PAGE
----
“We’re excited that they’re coming to a cleanup agreement,” says Jeromy Sullivan, Port Gamble S’Klallam chairman. But the tribe had hoped for a more extensive cleanup and the additional land-acquisition funds to ensure they can harvest bay fish and shellfish for subsistence and commercial purposes without worrying about the possible longterm health effects of pollution from historic and future development. “We feel it’s unfortunate that they couldn’t do the bigger deal.”
State lawmakers may decide whether to reallocate the money this spring, and the decision will likely influence the scale of community conservation efforts. The up-in-the-air funds represent over 40 percent of the $12 million the Kitsap Forest & Bay Project has generated to buy the Pope lands. Rose admits that the standoff over the docks “certainly had an impact” on the status of the state money, “but I don’t think it put any of the funds in jeopardy.” Still, he adds, “these dollars will be challenging for the community to replace.”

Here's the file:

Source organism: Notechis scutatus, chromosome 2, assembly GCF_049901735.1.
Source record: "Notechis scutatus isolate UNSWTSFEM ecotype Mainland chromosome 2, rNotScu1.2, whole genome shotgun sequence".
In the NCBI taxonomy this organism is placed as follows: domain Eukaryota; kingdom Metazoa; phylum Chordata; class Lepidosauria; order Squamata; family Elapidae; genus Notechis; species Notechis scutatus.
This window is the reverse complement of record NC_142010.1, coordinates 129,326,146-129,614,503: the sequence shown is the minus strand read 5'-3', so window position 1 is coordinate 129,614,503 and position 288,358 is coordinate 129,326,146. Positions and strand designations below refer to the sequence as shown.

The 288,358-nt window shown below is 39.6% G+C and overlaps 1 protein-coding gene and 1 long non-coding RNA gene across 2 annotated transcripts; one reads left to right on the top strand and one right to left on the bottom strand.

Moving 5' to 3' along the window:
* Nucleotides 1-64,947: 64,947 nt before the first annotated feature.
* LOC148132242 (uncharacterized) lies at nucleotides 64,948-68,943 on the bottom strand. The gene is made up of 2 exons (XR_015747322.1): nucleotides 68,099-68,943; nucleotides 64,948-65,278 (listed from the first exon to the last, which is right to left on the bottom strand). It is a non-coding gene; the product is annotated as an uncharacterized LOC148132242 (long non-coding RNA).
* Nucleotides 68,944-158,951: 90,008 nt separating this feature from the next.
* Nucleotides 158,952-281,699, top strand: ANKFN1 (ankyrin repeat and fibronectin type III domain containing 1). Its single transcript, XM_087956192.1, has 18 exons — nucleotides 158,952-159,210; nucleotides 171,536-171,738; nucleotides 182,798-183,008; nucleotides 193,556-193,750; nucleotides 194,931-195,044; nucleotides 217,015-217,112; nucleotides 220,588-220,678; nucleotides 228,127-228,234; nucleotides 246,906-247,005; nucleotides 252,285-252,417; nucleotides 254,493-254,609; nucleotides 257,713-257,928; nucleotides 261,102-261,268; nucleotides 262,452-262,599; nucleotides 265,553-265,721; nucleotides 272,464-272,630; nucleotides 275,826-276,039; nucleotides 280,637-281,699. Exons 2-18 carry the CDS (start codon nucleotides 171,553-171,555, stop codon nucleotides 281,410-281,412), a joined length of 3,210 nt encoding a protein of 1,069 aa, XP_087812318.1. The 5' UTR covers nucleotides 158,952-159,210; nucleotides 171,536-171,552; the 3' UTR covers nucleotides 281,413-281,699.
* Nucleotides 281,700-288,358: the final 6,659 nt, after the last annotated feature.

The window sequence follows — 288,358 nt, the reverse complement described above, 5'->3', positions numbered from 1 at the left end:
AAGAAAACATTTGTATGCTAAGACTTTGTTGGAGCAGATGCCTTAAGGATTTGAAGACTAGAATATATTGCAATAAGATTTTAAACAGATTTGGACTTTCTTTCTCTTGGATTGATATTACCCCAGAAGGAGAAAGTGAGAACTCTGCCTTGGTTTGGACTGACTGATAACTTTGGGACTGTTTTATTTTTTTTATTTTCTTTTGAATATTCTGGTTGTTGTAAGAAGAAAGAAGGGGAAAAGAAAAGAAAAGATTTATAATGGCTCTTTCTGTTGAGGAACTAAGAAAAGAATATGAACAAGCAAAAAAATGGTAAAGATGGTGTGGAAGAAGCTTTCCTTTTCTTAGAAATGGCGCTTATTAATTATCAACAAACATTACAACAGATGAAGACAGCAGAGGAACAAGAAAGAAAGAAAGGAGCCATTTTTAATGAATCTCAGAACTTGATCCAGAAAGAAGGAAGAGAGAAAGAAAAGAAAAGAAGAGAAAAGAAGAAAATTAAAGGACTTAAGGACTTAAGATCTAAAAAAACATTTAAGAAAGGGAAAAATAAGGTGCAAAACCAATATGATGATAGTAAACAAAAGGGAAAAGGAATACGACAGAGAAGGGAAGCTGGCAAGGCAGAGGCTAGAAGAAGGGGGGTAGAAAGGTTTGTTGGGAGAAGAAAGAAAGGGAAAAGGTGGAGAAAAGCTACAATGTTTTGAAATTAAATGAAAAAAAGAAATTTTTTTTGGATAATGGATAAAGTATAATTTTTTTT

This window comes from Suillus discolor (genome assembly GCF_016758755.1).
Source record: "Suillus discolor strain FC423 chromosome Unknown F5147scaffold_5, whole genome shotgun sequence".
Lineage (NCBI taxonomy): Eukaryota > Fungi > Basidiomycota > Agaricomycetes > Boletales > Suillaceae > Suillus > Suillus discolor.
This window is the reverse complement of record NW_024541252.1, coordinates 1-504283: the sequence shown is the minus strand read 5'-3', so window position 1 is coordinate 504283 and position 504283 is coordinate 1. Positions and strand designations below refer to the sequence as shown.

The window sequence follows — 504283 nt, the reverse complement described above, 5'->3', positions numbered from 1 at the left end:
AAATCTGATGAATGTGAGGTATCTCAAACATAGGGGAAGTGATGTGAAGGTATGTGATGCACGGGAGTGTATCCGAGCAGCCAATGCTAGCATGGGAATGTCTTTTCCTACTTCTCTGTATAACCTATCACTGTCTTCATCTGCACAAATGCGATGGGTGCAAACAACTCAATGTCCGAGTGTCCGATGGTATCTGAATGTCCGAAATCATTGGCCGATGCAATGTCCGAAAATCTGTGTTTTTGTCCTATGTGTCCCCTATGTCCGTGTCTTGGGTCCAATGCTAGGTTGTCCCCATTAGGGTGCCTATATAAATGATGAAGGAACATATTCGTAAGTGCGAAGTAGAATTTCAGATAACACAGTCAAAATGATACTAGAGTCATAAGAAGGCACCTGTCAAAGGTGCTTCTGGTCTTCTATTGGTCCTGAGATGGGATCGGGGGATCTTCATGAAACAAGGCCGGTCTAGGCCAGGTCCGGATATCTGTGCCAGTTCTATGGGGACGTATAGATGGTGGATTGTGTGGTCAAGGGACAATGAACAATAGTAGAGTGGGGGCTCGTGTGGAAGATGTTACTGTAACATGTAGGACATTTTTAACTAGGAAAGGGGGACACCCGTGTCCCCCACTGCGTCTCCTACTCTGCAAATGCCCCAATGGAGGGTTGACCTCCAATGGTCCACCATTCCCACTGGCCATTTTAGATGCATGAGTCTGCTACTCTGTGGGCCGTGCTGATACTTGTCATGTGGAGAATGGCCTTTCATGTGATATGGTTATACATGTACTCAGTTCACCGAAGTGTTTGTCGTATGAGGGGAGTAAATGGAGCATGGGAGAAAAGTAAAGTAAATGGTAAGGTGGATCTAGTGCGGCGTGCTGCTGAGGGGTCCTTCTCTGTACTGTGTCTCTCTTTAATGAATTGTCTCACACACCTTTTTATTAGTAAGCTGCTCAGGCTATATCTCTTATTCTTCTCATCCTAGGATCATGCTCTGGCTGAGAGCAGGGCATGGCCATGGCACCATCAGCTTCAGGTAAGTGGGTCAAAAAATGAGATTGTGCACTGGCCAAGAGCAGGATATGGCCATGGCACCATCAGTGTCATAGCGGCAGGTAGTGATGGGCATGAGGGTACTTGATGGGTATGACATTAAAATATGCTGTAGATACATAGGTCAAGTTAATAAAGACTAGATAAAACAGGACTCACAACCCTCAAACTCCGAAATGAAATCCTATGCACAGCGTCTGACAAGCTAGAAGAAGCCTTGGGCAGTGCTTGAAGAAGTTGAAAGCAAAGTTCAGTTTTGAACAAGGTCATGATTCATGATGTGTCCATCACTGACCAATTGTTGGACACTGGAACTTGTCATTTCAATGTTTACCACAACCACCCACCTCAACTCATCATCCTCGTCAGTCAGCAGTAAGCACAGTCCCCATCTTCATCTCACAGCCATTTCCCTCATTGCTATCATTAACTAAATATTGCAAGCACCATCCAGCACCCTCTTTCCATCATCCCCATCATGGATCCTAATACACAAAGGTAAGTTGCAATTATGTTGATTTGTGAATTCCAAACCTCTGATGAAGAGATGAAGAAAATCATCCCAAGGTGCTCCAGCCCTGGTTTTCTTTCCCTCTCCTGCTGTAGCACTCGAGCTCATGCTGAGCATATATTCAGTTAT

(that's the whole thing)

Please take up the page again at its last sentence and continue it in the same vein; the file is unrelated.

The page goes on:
Pope also held a public meeting in mid-March to hear comments on its Port Gamble development plans, which received a generally warm response from attendees. The company’s preferred proposal includes 196 new houses and a shoreline commercial area around the mill town, while part of the site could be protected as open space. Acounty planning process and environmental assessment will unfold over the next year. The S’Klallam and Suquamish tribes have met Pope’s past proposals with claims that the growth would harm the bay’s resources, and Sullivan says the latest proposal is “more of the same.” Both have suggested that they may resort to their historic treaty rights to the bay’s fisheries to scuttle Pope’s plans.